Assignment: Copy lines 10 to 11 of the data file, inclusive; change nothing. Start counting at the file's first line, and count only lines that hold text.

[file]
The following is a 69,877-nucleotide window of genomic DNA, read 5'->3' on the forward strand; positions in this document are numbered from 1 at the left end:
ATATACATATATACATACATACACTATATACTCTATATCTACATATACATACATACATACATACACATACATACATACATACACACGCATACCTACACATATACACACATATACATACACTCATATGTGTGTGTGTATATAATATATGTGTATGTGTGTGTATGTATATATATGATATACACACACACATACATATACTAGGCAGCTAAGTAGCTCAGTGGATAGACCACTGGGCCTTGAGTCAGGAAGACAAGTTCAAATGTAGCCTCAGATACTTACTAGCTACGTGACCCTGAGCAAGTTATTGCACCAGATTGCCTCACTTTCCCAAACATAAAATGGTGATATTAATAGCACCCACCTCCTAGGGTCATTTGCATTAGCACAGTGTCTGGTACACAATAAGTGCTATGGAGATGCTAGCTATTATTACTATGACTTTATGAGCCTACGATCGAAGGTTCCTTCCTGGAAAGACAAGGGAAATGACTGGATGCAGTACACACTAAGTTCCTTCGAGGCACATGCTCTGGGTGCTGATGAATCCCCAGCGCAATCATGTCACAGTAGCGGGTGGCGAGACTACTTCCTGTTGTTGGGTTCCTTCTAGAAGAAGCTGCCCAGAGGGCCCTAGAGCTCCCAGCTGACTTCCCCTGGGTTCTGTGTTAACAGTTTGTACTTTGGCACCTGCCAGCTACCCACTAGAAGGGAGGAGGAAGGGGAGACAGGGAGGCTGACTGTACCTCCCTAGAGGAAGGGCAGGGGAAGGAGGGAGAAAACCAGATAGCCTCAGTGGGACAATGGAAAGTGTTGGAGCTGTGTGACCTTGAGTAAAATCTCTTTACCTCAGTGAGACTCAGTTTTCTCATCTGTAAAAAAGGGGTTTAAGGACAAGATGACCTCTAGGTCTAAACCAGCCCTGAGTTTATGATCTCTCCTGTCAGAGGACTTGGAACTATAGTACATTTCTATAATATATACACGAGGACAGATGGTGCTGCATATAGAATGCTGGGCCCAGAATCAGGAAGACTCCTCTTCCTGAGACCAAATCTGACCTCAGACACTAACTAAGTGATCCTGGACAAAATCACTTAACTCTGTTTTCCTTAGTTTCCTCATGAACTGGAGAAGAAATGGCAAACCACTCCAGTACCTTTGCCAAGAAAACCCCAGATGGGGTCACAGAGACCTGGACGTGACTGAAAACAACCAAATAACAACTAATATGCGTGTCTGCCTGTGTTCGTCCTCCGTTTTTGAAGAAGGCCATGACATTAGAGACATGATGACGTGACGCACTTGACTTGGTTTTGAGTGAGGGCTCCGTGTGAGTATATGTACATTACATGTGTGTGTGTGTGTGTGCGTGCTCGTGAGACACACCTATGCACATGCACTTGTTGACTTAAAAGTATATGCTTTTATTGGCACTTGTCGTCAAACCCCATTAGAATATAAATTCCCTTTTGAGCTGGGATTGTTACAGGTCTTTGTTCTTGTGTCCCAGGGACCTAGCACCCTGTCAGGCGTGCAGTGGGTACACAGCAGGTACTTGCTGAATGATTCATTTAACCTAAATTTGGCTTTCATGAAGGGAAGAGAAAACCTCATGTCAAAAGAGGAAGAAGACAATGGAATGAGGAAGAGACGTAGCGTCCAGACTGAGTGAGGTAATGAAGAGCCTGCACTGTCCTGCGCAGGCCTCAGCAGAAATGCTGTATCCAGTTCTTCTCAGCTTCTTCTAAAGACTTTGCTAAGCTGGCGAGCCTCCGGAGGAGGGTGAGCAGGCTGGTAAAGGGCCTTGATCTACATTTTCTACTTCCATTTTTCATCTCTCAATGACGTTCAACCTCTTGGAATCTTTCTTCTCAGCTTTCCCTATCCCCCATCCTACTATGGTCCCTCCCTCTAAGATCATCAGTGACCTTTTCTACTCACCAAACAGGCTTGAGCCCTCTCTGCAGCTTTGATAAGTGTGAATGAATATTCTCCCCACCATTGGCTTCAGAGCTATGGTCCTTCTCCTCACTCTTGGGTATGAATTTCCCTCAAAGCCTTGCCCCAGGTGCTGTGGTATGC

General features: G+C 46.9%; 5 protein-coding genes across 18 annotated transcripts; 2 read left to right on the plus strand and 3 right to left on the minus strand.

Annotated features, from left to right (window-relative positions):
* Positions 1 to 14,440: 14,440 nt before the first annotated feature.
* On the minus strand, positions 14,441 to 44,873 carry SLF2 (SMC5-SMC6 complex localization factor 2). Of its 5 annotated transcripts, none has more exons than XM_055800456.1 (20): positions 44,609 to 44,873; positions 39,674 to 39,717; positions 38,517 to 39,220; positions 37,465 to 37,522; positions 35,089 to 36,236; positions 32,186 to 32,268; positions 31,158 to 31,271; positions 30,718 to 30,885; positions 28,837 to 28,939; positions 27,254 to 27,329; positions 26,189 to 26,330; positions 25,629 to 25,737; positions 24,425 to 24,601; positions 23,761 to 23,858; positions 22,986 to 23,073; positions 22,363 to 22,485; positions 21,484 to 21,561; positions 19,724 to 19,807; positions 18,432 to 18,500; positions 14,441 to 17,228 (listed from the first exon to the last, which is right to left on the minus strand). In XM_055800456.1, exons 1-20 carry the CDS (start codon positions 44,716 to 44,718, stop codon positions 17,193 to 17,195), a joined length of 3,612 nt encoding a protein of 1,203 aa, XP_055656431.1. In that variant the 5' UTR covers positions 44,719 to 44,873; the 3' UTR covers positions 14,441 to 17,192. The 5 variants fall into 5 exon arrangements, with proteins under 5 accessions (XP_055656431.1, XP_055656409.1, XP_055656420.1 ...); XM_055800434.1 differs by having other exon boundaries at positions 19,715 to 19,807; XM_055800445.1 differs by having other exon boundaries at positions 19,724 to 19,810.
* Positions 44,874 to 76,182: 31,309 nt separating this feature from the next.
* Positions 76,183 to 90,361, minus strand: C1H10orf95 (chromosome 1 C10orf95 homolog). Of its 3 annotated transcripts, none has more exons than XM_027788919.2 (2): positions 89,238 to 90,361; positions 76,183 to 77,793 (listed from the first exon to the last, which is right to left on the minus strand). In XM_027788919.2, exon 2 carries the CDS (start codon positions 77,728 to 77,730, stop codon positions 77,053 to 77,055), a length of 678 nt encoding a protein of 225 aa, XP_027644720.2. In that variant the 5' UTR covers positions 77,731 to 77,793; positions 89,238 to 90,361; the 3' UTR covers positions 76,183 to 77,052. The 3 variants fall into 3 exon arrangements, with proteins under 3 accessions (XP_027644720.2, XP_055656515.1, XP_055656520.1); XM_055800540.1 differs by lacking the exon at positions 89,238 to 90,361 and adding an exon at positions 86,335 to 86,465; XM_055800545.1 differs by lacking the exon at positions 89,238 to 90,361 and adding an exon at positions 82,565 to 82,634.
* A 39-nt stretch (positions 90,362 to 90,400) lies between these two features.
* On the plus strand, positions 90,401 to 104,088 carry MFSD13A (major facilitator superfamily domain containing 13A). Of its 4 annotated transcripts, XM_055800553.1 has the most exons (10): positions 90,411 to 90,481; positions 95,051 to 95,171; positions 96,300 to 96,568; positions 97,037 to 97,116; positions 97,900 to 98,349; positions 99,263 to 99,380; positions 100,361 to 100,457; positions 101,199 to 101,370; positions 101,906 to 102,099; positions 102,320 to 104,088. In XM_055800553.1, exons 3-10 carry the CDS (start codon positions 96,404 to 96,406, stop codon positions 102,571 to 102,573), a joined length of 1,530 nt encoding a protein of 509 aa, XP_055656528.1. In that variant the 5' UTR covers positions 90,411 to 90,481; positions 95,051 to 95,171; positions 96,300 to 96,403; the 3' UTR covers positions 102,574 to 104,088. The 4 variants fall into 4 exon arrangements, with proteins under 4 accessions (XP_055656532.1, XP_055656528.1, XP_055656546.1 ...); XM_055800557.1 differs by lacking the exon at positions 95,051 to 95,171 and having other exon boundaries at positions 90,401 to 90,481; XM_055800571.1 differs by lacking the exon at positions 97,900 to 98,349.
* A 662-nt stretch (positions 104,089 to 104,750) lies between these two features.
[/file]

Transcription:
* On the plus strand, positions 90,401 to 104,088 carry MFSD13A (major facilitator superfamily domain containing 13A). Of its 4 annotated transcripts, XM_055800553.1 has the most exons (10): positions 90,411 to 90,481; positions 95,051 to 95,171; positions 96,300 to 96,568; positions 97,037 to 97,116; positions 97,900 to 98,349; positions 99,263 to 99,380; positions 100,361 to 100,457; positions 101,199 to 101,370; positions 101,906 to 102,099; positions 102,320 to 104,088. In XM_055800553.1, exons 3-10 carry the CDS (start codon positions 96,404 to 96,406, stop codon positions 102,571 to 102,573), a joined length of 1,530 nt encoding a protein of 509 aa, XP_055656528.1. In that variant the 5' UTR covers positions 90,411 to 90,481; positions 95,051 to 95,171; positions 96,300 to 96,403; the 3' UTR covers positions 102,574 to 104,088. The 4 variants fall into 4 exon arrangements, with proteins under 4 accessions (XP_055656532.1, XP_055656528.1, XP_055656546.1 ...); XM_055800557.1 differs by lacking the exon at positions 95,051 to 95,171 and having other exon boundaries at positions 90,401 to 90,481; XM_055800571.1 differs by lacking the exon at positions 97,900 to 98,349.
* A 662-nt stretch (positions 104,089 to 104,750) lies between these two features.